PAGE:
China says Hong Kong opposition primary a 'serious provocation'


Hong Kong (AFP)

China has described a primary by Hong Kong's pro-democracy parties as a "serious provocation", warning that some campaigning may have breached a tough new security law it imposed on the city.

"This is a serious provocation against the current election system," the Liaison Office, which represents China's government in the semi-autonomous city, said in a statement late Monday.

More than 600,000 Hong Kongers turned out over the weekend to choose candidates for upcoming legislative elections despite warnings from government officials that the event could breach Beijing's sweeping new law.

Polls for the city's partially elected legislature are due to take place in September.

Pro-democracy parties are keen to use seething public anger towards Beijing's increasingly authoritarian rule to win a majority within a chamber that has always been weighted in favour of pro-Beijing parties.

Control could give them a greater ability to stall budgets and legislation, one of the few tactics left open to the opposition camp.

But in its statement, the Liaison Office said campaigning to take control of the chamber is itself a breach of the new security law.

"This is suspected of violating Article 22 of the national security law and other local election regulations," the statement said.

Article 22 targets "subverting state power". It outlaws "serious interference and obstruction" of the central and Hong Kong governments, or any act that causes them to be "unable to perform their functions normally".

Beijing's security legislation bypassed Hong Kong's legislature and its contents were kept secret until the law was enacted at the end of last month.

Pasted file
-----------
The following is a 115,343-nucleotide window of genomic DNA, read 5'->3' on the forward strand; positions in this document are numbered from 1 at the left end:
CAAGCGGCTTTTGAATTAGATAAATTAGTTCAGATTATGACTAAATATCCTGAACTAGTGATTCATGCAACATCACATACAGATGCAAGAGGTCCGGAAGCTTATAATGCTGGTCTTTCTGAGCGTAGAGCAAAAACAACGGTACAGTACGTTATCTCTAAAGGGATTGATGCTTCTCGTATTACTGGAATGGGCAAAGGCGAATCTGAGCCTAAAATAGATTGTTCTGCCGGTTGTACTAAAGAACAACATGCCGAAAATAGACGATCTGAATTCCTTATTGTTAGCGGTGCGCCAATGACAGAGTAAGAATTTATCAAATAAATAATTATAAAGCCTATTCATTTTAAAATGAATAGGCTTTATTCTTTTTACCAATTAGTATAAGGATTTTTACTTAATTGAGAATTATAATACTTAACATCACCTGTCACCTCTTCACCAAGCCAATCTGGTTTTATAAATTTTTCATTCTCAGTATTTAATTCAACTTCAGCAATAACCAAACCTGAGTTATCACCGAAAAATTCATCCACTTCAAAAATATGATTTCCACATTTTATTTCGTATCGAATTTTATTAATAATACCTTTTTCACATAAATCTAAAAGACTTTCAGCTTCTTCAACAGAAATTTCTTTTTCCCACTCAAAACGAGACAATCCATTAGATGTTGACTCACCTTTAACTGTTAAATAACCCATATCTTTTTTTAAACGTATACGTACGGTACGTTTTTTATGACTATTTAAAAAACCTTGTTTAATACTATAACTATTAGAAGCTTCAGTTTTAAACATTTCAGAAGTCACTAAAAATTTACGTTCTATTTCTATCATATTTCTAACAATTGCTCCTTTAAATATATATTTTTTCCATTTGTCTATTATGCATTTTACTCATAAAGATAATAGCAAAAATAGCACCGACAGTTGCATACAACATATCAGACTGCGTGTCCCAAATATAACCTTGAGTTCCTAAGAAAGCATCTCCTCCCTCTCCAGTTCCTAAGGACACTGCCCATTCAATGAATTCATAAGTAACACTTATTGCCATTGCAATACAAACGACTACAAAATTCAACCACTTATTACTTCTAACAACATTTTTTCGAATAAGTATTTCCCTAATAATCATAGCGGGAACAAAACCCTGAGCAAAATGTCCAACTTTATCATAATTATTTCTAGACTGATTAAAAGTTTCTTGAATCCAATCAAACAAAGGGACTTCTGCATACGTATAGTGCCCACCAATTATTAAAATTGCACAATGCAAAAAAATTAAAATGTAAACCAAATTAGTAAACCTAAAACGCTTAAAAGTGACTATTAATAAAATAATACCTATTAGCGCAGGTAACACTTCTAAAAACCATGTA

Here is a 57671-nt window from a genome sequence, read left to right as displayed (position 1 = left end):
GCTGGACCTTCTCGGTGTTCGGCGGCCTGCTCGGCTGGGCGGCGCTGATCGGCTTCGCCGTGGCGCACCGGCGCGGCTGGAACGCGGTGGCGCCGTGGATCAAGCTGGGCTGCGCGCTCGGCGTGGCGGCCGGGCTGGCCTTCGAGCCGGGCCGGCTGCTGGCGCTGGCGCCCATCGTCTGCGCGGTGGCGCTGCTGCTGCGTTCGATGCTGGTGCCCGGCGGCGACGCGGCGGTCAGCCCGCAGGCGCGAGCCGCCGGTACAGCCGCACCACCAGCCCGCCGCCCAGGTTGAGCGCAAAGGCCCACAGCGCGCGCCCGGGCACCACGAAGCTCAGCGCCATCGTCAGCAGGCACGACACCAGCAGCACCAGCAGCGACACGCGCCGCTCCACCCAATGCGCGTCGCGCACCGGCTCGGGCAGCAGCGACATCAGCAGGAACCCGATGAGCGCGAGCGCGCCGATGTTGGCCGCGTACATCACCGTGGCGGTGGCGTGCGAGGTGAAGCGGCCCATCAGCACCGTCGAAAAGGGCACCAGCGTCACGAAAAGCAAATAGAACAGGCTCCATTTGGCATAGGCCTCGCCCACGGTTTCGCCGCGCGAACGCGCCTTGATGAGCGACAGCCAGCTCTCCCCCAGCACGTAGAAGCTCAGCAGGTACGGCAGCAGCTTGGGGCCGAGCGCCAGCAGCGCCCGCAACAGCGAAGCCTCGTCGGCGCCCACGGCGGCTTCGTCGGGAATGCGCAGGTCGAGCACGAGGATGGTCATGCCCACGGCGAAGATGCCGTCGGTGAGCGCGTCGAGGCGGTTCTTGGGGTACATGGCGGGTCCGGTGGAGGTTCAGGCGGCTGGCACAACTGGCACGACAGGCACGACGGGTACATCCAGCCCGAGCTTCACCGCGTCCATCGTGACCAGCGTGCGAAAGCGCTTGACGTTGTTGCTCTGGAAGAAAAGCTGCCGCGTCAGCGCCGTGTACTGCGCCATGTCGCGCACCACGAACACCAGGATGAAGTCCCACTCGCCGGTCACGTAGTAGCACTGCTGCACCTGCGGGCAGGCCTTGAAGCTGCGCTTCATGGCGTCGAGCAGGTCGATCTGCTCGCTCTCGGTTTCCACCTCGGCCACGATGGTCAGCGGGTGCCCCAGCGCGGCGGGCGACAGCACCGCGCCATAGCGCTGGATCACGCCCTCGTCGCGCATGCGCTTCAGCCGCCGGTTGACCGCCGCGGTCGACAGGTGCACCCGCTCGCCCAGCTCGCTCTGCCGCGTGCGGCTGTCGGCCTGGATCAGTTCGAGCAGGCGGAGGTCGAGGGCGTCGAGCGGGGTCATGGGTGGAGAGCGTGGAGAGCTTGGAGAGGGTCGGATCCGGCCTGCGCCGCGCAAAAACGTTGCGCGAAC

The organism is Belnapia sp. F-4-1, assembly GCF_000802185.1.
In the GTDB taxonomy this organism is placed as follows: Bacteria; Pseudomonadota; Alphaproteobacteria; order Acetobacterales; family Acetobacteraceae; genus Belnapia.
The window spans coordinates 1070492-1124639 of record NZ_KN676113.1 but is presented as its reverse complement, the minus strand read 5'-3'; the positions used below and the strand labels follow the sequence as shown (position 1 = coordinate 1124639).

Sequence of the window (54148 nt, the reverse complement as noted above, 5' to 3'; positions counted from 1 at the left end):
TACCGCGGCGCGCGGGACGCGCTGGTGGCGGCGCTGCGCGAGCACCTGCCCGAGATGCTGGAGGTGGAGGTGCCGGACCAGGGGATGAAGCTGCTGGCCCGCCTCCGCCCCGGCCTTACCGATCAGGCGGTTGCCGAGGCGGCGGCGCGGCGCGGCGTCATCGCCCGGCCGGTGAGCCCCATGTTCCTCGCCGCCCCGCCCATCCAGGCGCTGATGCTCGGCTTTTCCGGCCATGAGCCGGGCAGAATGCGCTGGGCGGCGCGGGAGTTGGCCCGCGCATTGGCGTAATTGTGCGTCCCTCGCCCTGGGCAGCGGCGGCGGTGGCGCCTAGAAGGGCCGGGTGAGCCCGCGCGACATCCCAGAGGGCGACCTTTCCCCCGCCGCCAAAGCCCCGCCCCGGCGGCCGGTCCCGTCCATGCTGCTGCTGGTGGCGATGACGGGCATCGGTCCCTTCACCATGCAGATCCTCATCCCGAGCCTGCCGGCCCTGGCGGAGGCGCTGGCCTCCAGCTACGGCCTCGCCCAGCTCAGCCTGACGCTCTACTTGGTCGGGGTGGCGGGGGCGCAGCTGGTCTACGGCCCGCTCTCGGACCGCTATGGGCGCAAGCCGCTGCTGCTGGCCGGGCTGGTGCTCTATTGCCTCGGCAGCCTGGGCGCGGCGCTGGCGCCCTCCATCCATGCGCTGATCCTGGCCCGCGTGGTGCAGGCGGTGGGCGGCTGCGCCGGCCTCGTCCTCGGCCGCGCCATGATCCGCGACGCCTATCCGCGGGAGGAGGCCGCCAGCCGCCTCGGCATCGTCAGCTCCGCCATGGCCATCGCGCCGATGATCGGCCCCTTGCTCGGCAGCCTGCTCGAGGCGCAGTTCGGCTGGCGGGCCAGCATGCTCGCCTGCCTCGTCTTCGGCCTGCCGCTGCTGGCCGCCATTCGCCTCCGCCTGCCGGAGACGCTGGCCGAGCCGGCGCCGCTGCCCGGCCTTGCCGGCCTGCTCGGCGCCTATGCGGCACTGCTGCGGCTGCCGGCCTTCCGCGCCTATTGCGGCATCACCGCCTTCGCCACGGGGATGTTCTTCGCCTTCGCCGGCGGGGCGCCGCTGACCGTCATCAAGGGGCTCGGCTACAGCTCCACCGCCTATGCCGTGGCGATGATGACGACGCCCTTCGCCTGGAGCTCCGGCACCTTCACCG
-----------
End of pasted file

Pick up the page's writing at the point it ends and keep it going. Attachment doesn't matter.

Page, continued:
It targets subversion, sedition, terrorism and foreign collusion with up to life in prison.

But its broad phrasing -- such as a ban on encouraging hatred towards China's government -- has sent fear rippling through a city used to being able to speak its mind.

Under the law, China has claimed jurisdiction over some serious cases and allowed its intelligence apparatus to set up shop openly in the city for the first time.

Those provisions have ended the legal firewall that existed since the 1997 handover between the mainland's party-controlled courts and Hong Kong's independent judiciary.

On the mainland, national security laws are routinely used to crush dissent, including subverting state power.

China says the law is needed to return stability after huge and often violent pro-democracy protests last year.

Opponents, including many Western nations, say the law has started to demolish the "One Country, Two Systems" model where China agreed to let Hong Kong retain key civil liberties, as well as legislative and judicial autonomy, until 2047.